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In Search of Liquidity: The Time Is Now

After more than a year of investing in technology to comply with Reg NMS, firms need to demonstrate that their systems are up to the challenge of dealing with a shattered market and accessing 30 or more trading venues in the scramble for liquidity.

Why It's Important: While liquidity traditionally has been relegated to the biggest marketplaces -- namely the NYSE and Nasdaq -- Reg NMS represents a shift in power, with regional exchanges and alternative trading systems (ATSs) gaining considerable clout, and dark pools grabbing a yet-unknown amount of liquidity. Connectivity to the plethora of execution venues -- about 30 trading destinations by mid-year -- and the ability to accommodate the massive increase in orders will be paramount for sell-side firms.

Where the Industry Is Now: Because of the overwhelming technology requirements, compliance dates for Reg NMS Rules 610 and 611 -- the order-protection rule and access rule, respectively -- have been extended. Most bulge-bracket firms already have invested heavily in the endeavor, ranging from beefing up capacity and algorithms to building crossing networks to increase liquidity options. Small and midtier brokers are scrambling to build, buy or outsource smart order routing platforms to remain competitive. And, according to Michael Plunkett, president, North America, Instinet, the industry saw an unprecedented proliferation of dark pools in the U.S. in 2006. "We now have upwards of 40," he says. "For the buy side, this has become the proverbial double-edged sword; they have more opportunities than ever to execute anonymously with little to no market impact, but at the same time are faced with the logistical nightmare of accessing all of these dark pools."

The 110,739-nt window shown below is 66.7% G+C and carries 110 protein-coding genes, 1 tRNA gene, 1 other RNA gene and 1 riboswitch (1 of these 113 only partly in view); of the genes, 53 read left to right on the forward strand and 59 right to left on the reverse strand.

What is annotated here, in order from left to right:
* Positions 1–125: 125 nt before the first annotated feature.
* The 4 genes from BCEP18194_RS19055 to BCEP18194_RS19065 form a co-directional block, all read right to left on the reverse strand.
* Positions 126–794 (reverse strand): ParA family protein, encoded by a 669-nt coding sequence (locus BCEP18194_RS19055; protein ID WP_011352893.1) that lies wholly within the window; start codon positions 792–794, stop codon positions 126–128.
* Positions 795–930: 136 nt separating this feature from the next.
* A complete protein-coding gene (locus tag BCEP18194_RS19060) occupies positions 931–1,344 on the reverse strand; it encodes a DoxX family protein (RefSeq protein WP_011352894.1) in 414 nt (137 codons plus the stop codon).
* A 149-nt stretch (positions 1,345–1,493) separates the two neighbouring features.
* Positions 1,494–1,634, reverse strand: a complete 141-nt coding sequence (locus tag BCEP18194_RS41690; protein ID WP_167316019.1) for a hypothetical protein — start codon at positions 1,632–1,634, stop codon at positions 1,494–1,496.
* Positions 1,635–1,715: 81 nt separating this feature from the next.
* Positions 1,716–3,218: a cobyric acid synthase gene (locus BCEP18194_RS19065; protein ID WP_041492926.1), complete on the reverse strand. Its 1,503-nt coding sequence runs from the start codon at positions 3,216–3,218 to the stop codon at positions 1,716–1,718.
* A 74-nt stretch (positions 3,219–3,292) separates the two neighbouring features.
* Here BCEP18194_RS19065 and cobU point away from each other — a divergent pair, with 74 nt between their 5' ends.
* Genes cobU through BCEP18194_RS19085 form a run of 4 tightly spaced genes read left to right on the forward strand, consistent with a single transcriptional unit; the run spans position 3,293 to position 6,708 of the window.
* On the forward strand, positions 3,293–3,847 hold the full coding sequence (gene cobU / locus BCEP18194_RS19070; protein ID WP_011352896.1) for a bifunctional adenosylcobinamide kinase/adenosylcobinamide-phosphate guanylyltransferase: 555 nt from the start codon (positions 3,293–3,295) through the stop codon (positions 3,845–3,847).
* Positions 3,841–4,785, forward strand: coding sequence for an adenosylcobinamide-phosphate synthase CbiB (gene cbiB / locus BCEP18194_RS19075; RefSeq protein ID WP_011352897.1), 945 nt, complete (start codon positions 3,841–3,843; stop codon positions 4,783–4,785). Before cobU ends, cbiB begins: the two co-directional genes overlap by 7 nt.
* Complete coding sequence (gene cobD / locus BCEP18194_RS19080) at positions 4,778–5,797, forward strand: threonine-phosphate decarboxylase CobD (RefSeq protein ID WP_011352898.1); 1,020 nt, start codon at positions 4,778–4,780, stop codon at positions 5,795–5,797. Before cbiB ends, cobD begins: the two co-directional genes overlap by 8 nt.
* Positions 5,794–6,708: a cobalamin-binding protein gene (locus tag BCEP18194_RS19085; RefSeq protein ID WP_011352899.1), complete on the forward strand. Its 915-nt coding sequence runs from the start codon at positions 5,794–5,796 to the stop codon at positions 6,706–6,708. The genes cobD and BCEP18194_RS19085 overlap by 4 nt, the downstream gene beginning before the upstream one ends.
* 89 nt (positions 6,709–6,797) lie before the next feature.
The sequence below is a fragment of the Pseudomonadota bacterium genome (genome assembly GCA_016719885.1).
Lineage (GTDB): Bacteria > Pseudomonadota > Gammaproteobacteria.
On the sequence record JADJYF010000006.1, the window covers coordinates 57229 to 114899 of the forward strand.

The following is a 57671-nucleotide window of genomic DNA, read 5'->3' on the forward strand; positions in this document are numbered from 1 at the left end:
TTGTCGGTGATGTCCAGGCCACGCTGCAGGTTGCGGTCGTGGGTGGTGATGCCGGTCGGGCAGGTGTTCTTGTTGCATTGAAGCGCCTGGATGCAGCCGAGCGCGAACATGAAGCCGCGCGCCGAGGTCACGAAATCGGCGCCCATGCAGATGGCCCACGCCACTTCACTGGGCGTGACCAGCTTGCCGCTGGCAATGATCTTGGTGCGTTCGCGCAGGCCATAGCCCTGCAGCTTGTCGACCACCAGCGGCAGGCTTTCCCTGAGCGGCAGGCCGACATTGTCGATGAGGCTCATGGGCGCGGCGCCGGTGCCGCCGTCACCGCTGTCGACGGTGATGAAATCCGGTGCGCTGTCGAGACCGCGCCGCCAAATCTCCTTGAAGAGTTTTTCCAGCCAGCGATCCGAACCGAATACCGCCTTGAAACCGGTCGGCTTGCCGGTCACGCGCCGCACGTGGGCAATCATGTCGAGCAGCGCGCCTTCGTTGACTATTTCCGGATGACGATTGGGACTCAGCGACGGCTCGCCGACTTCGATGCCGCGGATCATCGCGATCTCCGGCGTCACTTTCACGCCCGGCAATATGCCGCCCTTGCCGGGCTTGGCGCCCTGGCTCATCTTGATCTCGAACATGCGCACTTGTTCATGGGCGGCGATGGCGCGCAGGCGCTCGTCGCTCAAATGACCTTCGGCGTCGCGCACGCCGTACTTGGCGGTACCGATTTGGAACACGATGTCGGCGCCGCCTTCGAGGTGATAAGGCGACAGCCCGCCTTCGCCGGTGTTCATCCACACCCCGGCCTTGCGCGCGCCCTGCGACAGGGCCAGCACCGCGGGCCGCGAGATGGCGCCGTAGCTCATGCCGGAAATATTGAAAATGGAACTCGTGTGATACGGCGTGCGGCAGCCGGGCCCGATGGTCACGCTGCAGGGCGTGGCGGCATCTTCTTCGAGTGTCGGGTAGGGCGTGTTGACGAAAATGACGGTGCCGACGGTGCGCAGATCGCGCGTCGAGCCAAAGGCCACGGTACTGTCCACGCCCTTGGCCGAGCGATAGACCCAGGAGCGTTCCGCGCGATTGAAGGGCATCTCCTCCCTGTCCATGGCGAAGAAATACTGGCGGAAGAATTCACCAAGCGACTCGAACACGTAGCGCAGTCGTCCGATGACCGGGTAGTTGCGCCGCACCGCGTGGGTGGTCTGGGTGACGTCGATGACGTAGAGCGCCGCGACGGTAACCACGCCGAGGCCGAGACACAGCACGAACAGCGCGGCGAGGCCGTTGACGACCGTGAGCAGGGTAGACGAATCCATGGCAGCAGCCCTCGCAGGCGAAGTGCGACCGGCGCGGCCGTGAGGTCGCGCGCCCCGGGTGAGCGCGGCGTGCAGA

Focus in 2007: Brokers realize that their relationships with marketplaces are vital and, as a result, many are investing in stock exchanges or ATSs. But no matter how proactive firms have been in preparing for Reg NMS, they still must react as the exchanges implement their order-routing processes in February. Consolidation also is likely, from exchanges to crossing networks to brokers. According to Plunkett, buy-side firms expect the sell side to provide access to as many dark pools as possible, and sell-side firms will need to put aside competitive and political differences to provide reciprocal access to each other's dark pools.

Industry Leaders: On the exchange side, smaller marketplaces have the potential to become major players. Regional exchanges will see more liquidity, as will electronic trading networks such as Liquidnet and ITG. On the Street, expect nonexecution-focused brokers to drop out of the trading game, while the bulge-bracket firms -- such as Credit Suisse, Goldman Sachs and Morgan Stanley -- rake in even more business. Most large sell-side firms already have announced the creation of internal dark pools. Instinet is attempting to bring together the various dark pools and provides access to nine dark pools through its Nighthawk algorithm. "We expect this to continue to be one of the biggest trends facing the industry in 2007," says Plunkett.

Technology Providers: Market data and storage are hot areas related to Reg NMS. Vendors that can address increased bandwidth, the Financial Information eXchange (FIX) protocol and data storage are poised to win big. In addition, intermarket connectivity is a necessity, creating opportunity for the handful of vendors in that space.

Price Tag: The SEC continues to estimate the industrywide implementation cost at $143.8 million, with additional annual costs at $21.9 million. Celent, however, believes the technology costs associated with Reg NMS for 2007 alone will hit $123 million. The total investment will not be known until the Street's self-regulatory organizations (SROs) nail down exactly what will be required as an audit trail.

10 Critical Business Technology Issues for The Street
In 2007, firms will face the daunting full rollout of Reg NMS in the U.S. and the likely beginning of MiFID implementation in Europe while they continue to struggle with data privacy, OTC derivatives, a shortage of talent and the potential of Web 2.0, among other challenges. more...

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